Twitter deleted a group of 267 accounts from the UAE and Egypt for engaging in a "cross-media campaign" targeting Qatar and Iran, as commented the account of the former adviser to the Royal Court Saud al-Qahtani.
Tuter said it was the time of accounts run by a private company called Dotdev that identified itself as "a specialized software company based in Abu Dhabi". The company has another branch in Egypt.
These accounts are attacking Qatar and Iran, while sending messages of support to Saudi Arabia.
Twitter also deleted a larger network of 4,258 accounts it said were run exclusively from the UAE, used fake names, and posted tweets mostly about Qatar and Yemen. The company did not identify an entity responsible for the network.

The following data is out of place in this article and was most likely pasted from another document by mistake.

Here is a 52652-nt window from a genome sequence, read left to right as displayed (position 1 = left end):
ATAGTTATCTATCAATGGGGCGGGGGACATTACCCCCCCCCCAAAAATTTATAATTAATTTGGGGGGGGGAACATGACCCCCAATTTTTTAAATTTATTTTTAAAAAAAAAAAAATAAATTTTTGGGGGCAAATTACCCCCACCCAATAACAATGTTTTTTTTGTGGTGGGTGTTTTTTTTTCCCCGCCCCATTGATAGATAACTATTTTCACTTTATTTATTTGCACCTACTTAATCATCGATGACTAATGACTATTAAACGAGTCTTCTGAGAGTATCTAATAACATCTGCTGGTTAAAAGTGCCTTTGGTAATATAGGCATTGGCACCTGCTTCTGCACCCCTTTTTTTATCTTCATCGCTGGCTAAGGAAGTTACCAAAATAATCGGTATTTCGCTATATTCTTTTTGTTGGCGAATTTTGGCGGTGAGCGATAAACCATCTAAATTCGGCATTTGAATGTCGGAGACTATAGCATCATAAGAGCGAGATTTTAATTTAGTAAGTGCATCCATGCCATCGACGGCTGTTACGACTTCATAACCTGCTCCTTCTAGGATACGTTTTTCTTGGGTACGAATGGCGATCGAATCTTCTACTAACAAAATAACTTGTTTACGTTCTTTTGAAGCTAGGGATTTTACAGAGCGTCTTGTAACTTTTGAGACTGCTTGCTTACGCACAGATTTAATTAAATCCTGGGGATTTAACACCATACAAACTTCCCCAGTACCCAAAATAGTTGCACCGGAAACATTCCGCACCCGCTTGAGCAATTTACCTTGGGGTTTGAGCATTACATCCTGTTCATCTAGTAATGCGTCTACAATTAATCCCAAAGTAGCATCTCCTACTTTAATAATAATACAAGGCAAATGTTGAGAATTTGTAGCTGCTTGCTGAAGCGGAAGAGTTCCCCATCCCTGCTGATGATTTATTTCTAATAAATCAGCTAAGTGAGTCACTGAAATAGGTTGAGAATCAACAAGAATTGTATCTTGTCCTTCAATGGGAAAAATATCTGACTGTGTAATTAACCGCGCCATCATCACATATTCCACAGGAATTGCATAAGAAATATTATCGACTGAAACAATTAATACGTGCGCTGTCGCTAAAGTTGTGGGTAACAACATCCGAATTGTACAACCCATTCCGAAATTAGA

In the context of Twitter commented on Friday the account of former adviser to the Royal Court Saud al-Qahtani, about a year after his dismissal on suspicion of involvement in the murder of journalist Jamal Khashoggi, who worked for the Washington Post.
Al-Qahtani, who is close to Saudi Crown Prince Mohammed bin Salman, ran the media monitoring center at the royal court and oversaw an electronic army entrusted with protecting the kingdom's image and attacking those believed to be its enemies on the Internet.
Al-Qahtani has not posted any tweets since October 22, shortly after he was fired, but sources told Reuters he had continued to exert a great deal of influence behind the scenes.
Although the Saudi attorney general said al-Qahtani was involved in a plan to bring Khashoggi back to Saudi Arabia, officials declined to say whether he had been arrested. Sources said he was not among those on trial for the killing of Khashoggi.